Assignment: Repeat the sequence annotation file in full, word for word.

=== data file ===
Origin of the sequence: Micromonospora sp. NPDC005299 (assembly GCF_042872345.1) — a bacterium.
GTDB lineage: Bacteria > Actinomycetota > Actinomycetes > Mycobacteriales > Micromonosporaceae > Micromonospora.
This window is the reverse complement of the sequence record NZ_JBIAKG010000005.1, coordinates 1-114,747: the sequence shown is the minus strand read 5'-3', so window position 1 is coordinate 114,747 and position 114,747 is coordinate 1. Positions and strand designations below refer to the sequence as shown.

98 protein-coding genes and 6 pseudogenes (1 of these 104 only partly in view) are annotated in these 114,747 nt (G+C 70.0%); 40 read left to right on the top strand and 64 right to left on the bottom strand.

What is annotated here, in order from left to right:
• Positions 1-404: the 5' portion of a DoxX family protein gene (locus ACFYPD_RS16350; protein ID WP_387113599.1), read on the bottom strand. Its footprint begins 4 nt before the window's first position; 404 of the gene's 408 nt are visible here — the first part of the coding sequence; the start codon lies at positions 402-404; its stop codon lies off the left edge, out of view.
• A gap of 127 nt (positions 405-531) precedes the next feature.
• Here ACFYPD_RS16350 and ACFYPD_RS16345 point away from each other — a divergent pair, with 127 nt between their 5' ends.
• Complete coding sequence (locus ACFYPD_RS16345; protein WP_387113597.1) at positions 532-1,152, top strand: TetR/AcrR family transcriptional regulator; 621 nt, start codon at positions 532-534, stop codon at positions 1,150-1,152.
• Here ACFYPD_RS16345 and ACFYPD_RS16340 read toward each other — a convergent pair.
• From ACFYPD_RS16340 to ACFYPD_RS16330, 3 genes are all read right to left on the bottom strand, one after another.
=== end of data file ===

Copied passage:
Origin of the sequence: Micromonospora sp. NPDC005299 (assembly GCF_042872345.1) — a bacterium.
GTDB lineage: Bacteria > Actinomycetota > Actinomycetes > Mycobacteriales > Micromonosporaceae > Micromonospora.
This window is the reverse complement of the sequence record NZ_JBIAKG010000005.1, coordinates 1-114,747: the sequence shown is the minus strand read 5'-3', so window position 1 is coordinate 114,747 and position 114,747 is coordinate 1. Positions and strand designations below refer to the sequence as shown.

98 protein-coding genes and 6 pseudogenes (1 of these 104 only partly in view) are annotated in these 114,747 nt (G+C 70.0%); 40 read left to right on the top strand and 64 right to left on the bottom strand.

What is annotated here, in order from left to right:
• Positions 1-404: the 5' portion of a DoxX family protein gene (locus ACFYPD_RS16350; protein ID WP_387113599.1), read on the bottom strand. Its footprint begins 4 nt before the window's first position; 404 of the gene's 408 nt are visible here — the first part of the coding sequence; the start codon lies at positions 402-404; its stop codon lies off the left edge, out of view.
• A gap of 127 nt (positions 405-531) precedes the next feature.
• Here ACFYPD_RS16350 and ACFYPD_RS16345 point away from each other — a divergent pair, with 127 nt between their 5' ends.
• Complete coding sequence (locus ACFYPD_RS16345; protein WP_387113597.1) at positions 532-1,152, top strand: TetR/AcrR family transcriptional regulator; 621 nt, start codon at positions 532-534, stop codon at positions 1,150-1,152.
• Here ACFYPD_RS16345 and ACFYPD_RS16340 read toward each other — a convergent pair.
• From ACFYPD_RS16340 to ACFYPD_RS16330, 3 genes are all read right to left on the bottom strand, one after another.